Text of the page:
Viewfinder: Index Vexed

Why is it such a chore to log videotape?

One of the most frustrating things about videotape is the lack of a simple,
reliable system for keeping track of what’s on each cassette. There’s no
way to see what you have recorded without writing notes as you record. Then
you end up with cassette boxes stuffed with bulky paper or, even worse,
you lose the notes and have to play back the tape while you recreate the
index list. It really is a significant problem, especially if you like to
record a lot of video.

Professional broadcast studios and others who make video for profit use
a similar method. They hire staff (usually low-paid interns) to watch tapes
and write down descriptions of the footage. The task is still cumbersome–they
have just shifted it to a low-level employee. Most Videomaker readers
do not have this advantage. I wish there was a better way of logging camcorder


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Some people simply write the index (or table of contents) on the videotape
label. These labels are very small, however, so it’s hard to include a complete
index on them. Some diligent people create a more complete index in the
form of a log sheet and insert it into the VHS sleeve but it is easy for
this to get misplaced. With all the advances in electronic technology, I
don’t know why someone has not solved this problem already.

Wouldn’t it be wonderful if all videotapes had a small index or even a
booklet, that you could hold in your hands like a TV Guide? This would be
the easiest way to navigate around a videotape. Many people already use
something like this but each one needs to be prepared by hand (typed or
handwritten). Several companies make videotape labels, but there are no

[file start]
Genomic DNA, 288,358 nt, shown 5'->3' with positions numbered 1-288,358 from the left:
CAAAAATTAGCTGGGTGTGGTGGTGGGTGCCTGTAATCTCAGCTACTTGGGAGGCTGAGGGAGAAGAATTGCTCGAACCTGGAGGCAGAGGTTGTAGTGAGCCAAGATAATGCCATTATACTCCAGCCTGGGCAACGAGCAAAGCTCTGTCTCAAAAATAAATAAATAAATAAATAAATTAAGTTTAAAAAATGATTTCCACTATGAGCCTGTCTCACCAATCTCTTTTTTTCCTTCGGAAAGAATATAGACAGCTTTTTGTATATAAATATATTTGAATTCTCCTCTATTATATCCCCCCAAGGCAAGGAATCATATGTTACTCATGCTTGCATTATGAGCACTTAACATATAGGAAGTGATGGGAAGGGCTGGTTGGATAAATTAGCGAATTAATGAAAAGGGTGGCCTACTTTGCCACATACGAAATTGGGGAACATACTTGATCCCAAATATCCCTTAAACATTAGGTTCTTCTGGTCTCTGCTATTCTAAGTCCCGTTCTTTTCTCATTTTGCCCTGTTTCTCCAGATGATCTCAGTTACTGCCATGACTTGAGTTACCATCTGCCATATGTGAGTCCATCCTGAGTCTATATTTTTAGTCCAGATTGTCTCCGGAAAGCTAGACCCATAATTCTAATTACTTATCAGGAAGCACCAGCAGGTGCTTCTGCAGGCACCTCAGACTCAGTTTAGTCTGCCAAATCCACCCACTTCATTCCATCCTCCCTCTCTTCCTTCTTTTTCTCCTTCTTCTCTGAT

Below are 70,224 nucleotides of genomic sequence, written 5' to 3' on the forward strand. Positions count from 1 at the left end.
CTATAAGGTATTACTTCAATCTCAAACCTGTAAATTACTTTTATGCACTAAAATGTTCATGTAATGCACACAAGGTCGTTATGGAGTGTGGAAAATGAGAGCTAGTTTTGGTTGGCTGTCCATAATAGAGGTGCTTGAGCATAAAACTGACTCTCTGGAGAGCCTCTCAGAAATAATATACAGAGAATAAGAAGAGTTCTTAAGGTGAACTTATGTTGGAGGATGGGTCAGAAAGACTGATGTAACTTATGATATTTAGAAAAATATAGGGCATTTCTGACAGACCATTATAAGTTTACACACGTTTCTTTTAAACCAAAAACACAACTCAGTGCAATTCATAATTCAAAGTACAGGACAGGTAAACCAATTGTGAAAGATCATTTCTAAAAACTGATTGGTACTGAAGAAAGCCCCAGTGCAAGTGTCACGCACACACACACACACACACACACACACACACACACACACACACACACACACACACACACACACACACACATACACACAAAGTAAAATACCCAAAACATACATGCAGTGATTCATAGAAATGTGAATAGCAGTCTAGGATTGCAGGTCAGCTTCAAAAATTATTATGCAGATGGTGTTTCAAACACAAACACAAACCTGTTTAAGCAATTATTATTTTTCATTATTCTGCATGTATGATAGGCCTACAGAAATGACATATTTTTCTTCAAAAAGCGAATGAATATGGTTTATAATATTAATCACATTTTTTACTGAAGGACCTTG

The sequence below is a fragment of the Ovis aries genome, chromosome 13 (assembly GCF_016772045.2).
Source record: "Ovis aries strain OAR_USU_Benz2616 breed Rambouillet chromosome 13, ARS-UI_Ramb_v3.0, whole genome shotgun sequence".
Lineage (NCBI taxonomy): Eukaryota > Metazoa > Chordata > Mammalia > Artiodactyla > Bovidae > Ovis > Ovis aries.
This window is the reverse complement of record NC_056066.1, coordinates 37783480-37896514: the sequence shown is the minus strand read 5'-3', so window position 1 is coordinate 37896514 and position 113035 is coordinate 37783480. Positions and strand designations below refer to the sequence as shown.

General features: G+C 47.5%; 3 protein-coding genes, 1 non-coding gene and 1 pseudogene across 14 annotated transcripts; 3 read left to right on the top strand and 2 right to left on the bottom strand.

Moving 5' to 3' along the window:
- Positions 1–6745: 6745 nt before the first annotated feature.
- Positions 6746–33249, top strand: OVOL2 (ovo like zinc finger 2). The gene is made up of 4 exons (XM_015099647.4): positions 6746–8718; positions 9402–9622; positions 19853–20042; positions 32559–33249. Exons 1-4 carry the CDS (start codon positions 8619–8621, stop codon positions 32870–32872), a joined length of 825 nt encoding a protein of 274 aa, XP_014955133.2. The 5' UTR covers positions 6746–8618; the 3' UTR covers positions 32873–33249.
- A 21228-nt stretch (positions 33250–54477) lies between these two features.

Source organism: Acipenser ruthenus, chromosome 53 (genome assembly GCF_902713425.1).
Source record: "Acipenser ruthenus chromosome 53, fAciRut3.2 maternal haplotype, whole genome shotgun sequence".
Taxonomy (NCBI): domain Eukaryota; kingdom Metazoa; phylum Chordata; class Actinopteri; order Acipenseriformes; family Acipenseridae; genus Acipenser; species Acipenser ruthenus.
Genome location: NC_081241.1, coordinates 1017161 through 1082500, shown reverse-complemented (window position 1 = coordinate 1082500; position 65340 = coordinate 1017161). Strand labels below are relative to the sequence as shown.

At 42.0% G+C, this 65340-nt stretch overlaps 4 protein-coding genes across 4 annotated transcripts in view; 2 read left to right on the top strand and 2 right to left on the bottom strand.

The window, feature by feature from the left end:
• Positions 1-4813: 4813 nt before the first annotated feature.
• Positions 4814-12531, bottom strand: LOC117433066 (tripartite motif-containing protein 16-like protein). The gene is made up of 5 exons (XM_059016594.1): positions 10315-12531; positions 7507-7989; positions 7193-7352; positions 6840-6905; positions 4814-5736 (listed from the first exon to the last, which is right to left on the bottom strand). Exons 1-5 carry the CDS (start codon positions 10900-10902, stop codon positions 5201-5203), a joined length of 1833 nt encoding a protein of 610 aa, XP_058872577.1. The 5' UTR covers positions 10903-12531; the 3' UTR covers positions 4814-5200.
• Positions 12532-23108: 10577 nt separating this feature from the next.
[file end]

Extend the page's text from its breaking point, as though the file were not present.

standards. The labels and index cards or booklets differ from company to

One of the things that I like best about computers is the file management
system. It is easy to review all of the files on a floppy disk, for example,
by popping it into the drive and viewing the directory on-screen. Wouldn’t
it be great if a VCR had this feature?

One company, Gemstar, has developed something to help in this area. Their
Index Plus+ technology is a user-friendly system for finding and playing
back taped programs. Although it was created for the "time-shifter"
television viewer, it is tempting as a technology that could help videographers
as well. (Gemstar also makes VCR Plus+ which is a feature built into a VCR
that allows users to easily set the timer feature to record a TV show.)
Index Plus+ is an indexing feature that automatically captures program titles
during recording and then displays them in an on-screen directory. The technology
can also display and store program-related text information that may be
supplied by broadcasters. Index Plus+ was not designed for use by people
editing video tapes, but it can be helpful to anyone with the desire to
know what is on a videotape and where things are located on the tape. It
would be very useful for videographers if manufacturers included the Index
Plus+ technology, or something similar, in consumer camcorders.

I have yet to see a complete non-computer-based system that allows you
to log a tape in a database, then print labels and a handy index. Using
the database function the user could search for an individual scene on some
original footage that they had shot with their camcorder. Some computer-based
tape logging systems come close to offering this kind of functionality,
but they’re difficult to use on a day-to-day basis. Videographers could
really use a system that recorded an index on the videotape which any VCR
could read. Somehow I can’t imagine a product like this being unavailable
in a simple, inexpensive, easy-to-use form.

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